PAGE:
The northeastern Chinese city of Harbin, population 11 million, has virtually shut down today thanks to air pollution; the smog is so heavy in places that you can't see beyond about 30 feet. It's this bad: "We were all late for class today because we couldn't find the academic building," noted a microblog user. The pollution is measured using an index that tracks fine particles in the air: Readings of 300 are considered dangerous, and the WHO puts a healthy daily level at 20 or below—so it's no surprise that Harbin, where the figure hit 1,000 in some sections, has closed schools, bus routes, and its airport, Reuters reports.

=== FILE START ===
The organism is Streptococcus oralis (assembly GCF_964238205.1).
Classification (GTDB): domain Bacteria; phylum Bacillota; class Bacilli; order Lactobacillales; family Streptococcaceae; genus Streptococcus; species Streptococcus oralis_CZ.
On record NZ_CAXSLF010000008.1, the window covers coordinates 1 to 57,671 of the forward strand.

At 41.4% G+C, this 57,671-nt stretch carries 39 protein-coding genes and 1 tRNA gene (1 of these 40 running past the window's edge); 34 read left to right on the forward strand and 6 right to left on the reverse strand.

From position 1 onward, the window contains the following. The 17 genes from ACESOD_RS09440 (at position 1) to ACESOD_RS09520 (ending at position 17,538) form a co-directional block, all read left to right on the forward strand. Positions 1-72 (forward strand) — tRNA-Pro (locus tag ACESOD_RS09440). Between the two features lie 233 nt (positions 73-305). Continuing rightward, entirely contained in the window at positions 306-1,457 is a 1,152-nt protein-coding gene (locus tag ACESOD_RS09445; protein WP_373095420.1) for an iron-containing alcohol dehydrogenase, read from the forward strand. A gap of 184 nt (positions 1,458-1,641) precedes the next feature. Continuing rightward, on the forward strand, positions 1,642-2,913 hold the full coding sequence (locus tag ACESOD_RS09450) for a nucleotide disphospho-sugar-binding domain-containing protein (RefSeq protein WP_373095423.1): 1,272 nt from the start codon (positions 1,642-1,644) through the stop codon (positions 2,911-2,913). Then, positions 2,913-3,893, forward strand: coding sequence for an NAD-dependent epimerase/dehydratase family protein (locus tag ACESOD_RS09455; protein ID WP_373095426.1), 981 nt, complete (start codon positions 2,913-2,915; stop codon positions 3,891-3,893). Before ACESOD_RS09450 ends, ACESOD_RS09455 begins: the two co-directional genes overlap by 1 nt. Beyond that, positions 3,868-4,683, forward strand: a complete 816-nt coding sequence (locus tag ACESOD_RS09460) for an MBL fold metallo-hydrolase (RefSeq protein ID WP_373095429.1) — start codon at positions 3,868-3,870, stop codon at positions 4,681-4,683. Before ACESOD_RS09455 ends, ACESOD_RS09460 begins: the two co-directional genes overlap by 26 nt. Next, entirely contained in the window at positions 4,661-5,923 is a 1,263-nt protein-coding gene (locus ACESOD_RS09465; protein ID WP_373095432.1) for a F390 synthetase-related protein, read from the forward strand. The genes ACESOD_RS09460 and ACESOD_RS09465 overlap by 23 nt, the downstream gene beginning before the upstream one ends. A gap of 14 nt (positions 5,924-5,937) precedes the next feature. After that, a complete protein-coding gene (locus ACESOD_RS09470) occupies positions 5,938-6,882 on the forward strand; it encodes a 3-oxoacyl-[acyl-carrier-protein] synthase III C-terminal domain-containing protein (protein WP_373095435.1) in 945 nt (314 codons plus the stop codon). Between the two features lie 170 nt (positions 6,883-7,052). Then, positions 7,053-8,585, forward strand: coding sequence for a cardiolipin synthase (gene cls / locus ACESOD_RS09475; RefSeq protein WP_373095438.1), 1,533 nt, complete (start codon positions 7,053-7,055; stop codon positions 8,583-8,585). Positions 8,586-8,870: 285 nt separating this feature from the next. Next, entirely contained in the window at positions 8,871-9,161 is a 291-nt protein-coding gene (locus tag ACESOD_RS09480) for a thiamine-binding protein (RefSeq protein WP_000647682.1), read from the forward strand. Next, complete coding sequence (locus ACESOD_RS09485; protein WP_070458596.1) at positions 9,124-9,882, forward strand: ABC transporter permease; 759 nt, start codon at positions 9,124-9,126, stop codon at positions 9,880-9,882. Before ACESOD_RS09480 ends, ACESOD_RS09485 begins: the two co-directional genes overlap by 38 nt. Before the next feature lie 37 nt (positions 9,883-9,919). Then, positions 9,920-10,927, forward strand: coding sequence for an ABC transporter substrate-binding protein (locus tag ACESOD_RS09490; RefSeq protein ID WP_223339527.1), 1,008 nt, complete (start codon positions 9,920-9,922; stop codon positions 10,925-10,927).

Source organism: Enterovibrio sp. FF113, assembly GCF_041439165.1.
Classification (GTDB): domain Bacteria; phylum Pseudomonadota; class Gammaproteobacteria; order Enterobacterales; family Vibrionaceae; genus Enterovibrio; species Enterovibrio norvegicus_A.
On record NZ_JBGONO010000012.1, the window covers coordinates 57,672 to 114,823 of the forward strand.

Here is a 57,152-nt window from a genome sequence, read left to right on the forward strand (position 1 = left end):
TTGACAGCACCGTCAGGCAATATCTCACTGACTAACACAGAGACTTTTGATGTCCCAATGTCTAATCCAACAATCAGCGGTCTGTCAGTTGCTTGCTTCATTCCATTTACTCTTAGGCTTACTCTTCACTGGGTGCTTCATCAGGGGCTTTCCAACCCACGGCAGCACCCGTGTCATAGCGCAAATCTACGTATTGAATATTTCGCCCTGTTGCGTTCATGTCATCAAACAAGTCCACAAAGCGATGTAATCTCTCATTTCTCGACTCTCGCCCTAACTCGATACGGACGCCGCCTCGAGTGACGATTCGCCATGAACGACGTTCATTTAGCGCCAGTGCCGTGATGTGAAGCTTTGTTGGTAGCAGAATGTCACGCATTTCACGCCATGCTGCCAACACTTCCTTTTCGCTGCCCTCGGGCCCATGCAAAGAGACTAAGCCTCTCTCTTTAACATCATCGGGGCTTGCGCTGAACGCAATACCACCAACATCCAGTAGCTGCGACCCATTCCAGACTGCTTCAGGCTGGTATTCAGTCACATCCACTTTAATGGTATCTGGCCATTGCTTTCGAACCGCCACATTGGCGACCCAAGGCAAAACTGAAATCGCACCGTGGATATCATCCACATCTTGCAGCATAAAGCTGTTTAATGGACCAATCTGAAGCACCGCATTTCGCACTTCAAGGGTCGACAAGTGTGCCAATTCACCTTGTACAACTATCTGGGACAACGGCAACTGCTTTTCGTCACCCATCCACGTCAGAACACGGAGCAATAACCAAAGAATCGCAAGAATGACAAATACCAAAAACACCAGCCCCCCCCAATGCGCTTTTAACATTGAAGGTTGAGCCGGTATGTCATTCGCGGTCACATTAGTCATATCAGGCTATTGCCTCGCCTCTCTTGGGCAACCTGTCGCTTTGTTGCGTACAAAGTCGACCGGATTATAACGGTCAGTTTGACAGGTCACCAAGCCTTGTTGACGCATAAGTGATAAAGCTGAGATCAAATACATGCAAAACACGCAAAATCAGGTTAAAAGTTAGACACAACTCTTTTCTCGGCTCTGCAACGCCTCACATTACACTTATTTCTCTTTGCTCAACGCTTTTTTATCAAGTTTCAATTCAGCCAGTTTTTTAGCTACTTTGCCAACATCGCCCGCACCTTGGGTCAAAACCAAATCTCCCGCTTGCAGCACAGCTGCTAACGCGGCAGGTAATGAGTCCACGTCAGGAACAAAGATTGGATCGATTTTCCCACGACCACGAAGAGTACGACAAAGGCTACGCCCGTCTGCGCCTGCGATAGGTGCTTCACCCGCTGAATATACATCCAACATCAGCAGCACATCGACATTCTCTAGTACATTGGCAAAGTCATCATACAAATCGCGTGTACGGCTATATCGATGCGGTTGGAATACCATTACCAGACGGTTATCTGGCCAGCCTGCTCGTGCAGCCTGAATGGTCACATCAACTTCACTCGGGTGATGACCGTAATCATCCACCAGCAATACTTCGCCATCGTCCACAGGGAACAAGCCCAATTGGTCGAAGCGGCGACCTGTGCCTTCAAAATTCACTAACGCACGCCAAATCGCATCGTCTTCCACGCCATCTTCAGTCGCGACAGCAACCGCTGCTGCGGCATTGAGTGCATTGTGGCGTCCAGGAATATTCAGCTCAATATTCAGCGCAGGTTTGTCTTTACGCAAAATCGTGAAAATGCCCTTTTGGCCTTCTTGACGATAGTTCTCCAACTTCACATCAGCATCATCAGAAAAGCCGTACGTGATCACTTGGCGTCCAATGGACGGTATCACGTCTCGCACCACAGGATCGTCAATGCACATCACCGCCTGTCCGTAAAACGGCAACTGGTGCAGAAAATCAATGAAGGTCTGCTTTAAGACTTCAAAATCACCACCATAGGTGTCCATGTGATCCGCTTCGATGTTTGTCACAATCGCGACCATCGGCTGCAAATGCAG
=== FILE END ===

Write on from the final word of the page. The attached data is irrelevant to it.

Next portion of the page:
Today's crisis was pinned on public heating systems that were turned on for the first time this winter, according to local news cited by the BBC. Harbin is not the only place dealing with the smog; other northeastern Chinese cities, including one two hours outside Beijing, are also facing serious pollution, and all the highways in Heilongjiang province are closed. The provinces of Jilin and Liaoning were also under red alerts for smog. Chinese leaders fear popular anger over the conditions, Reuters notes, especially amid reports that officials have found ways around the issue: They are said to make use of pricey home and office air purifiers. Meanwhile, air pollution was recently declared a carcinogen.